Inspired by the photographic work of essential Vancouver artists such as N.E. Thing Co.’s Ingrid and Iain Baxter, who used photography in more transgressive ways, Wallace began working with the image as a piece of conceptual art, using photography to document social context. A seminal project by Wallace and presented in the show is Poverty. Done from 1980 to 1984, the work brings together both Wallace’s study of monochrome as well as cinematic narratives in film, constructing both a projected fantasy and social reality. “In the late ’70s early ’80s, there was a big return to expressionist painting, and I was quite aware of that, but I was trying to see how I could map a photographic image onto a field,” Wallace explains. “And in the early ‘80s, really beginning with the Poverty piece, I began using painting as field or a background for my photographic interests—in this case, it’s on a social theme.” Wallace used friends to act out scenes of homelessness, creating a cinematic narrative. The images are repeated and abstracted using oil silkscreen (a technique borrowed slightly from Andy Warhol) and put on acrylic-painted canvas, teasing out further complications and intersections between the real and the imagined.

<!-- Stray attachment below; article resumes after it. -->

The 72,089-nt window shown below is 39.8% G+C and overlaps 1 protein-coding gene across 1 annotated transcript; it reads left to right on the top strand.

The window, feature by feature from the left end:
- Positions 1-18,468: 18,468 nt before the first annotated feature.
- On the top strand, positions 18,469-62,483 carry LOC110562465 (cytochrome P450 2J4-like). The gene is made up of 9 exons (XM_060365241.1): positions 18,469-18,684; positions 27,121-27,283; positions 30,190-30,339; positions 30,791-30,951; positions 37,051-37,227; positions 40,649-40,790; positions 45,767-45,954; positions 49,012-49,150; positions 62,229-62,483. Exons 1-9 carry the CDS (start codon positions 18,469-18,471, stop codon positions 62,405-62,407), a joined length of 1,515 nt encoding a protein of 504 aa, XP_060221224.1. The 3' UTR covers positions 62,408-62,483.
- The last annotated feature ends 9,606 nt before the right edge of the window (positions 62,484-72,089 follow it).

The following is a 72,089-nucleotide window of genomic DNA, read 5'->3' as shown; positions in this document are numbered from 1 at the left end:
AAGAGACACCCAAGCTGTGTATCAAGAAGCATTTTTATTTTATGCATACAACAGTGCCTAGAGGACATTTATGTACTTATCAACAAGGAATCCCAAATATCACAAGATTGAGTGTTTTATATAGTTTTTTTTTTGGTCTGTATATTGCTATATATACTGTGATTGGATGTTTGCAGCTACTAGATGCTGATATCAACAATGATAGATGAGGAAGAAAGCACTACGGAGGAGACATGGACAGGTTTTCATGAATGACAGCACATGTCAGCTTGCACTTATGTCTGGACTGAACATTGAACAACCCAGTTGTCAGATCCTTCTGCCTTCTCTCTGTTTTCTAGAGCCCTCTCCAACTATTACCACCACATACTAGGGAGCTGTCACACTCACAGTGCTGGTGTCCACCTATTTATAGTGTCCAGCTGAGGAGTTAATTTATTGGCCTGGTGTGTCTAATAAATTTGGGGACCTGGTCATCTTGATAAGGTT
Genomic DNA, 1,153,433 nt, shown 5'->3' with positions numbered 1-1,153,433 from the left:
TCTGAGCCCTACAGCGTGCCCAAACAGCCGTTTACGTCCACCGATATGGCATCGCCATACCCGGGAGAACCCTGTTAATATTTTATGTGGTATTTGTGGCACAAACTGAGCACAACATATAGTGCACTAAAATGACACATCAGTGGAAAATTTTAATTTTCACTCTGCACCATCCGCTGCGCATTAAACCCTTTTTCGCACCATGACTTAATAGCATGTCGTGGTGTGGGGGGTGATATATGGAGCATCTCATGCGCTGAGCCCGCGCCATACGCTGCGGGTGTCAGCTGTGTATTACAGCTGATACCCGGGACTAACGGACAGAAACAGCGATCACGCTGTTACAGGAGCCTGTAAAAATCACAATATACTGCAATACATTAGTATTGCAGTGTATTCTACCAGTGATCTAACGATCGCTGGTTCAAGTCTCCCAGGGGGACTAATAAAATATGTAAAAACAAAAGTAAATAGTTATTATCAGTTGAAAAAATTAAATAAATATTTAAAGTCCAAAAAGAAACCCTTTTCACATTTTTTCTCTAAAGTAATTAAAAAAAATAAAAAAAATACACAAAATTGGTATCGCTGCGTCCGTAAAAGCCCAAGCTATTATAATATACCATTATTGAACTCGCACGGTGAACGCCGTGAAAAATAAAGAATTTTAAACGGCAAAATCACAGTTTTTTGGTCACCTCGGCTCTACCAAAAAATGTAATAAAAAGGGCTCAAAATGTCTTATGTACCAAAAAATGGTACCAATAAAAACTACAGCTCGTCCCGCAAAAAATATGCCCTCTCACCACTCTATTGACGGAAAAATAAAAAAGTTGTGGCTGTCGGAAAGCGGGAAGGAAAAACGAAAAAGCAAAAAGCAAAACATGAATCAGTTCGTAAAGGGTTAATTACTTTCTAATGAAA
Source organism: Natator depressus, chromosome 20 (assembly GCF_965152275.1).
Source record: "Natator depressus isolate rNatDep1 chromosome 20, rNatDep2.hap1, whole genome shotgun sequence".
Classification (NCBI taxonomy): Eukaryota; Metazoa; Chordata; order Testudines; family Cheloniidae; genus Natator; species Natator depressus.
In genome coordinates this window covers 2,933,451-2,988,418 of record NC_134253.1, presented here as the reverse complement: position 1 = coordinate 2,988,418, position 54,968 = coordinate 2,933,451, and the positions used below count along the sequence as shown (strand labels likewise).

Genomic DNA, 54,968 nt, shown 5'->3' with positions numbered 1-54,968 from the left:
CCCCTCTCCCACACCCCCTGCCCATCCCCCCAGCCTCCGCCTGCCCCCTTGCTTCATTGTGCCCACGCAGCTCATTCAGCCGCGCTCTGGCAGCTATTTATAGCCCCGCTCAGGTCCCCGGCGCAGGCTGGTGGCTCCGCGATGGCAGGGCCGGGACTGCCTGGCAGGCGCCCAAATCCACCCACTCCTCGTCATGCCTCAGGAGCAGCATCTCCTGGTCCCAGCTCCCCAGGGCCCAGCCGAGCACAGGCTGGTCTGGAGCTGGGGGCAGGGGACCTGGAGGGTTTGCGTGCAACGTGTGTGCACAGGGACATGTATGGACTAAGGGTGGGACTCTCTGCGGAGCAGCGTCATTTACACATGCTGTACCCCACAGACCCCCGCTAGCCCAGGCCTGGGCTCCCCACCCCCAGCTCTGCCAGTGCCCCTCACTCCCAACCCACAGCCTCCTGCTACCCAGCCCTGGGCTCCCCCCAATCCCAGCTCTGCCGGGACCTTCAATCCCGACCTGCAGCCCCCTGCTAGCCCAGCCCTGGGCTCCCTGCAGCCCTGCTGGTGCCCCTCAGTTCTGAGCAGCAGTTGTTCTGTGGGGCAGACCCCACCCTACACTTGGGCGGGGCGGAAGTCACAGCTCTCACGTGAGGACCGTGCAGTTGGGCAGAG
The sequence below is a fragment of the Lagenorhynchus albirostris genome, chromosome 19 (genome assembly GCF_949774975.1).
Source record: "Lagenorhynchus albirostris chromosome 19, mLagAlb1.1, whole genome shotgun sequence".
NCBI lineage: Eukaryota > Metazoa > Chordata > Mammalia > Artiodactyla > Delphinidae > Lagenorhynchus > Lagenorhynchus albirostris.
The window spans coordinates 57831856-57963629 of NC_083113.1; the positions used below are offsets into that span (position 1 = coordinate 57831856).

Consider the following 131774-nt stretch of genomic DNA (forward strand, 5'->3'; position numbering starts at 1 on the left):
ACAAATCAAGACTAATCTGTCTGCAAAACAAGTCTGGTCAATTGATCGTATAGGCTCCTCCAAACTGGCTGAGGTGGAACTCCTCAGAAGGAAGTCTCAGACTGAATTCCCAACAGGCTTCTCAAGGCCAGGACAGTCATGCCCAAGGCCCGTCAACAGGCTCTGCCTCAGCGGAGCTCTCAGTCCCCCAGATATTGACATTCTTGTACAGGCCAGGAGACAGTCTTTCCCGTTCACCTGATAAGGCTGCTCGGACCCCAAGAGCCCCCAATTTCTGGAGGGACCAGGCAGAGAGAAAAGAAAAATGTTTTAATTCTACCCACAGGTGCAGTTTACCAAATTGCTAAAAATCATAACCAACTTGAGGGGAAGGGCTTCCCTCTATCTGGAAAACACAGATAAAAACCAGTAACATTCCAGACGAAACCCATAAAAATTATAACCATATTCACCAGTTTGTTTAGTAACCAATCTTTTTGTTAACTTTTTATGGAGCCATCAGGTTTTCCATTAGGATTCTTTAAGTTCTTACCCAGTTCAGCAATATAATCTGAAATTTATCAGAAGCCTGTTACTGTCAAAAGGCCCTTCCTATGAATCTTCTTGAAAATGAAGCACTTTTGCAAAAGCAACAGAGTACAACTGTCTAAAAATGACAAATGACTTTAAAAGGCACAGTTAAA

Theoretically and conceptually, Wallace is scrupulous. In the 1980s, he established that there were three photographic themes that emerged in his work: “One was the studio, in other words the process of making the work of art, which is sort of one’s private space,” he explains. “Then there’s the museum, where you look at works of art—the public space where the work is presented publicly. And then the street, which is the social space that has large-scale architecture, citizens of the city, individuals.” These themes are consistently (though not exclusively) studied in his catalogue, and create a link not just between decades, but individual pieces as well.

Wallace often returns back to basics, re-visiting some of the fundamental issues present in modernism. His recent 2017 show at Catriona Jeffries in Vancouver presented pieces of his that are concerned with mise en abyme, or a picture within a picture and how a frame or canvas procures and limits the meaning of a creation. Those issues of transgression are fundamental in his projects throughout the years—they are seen the bands of colour, their hues chosen “really spontaneously and arbitrarily,” in pieces such as La Piscina, Valencia that releases the picture from its photographic duties, but also tethers it to a history of painting, and vice versa.

The themes addressed in Wallace’s work are big, and his approach to them is rigorous and studied. But his admiration for art—for the people who make it, and for its promise of transformative qualities—keeps the work genuine. There’s an optimism and sincerity in Wallace’s vast output, a belief in poetry. “In the ‘60s we used to have these utopian, romantic ideas that art will change the world, and I think it does—in an indirect way, in a way that cannot be reduced to rational argument,” Wallace says. “Art has that way of, in unexpected ways, communicating with people.”


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June 1, 2017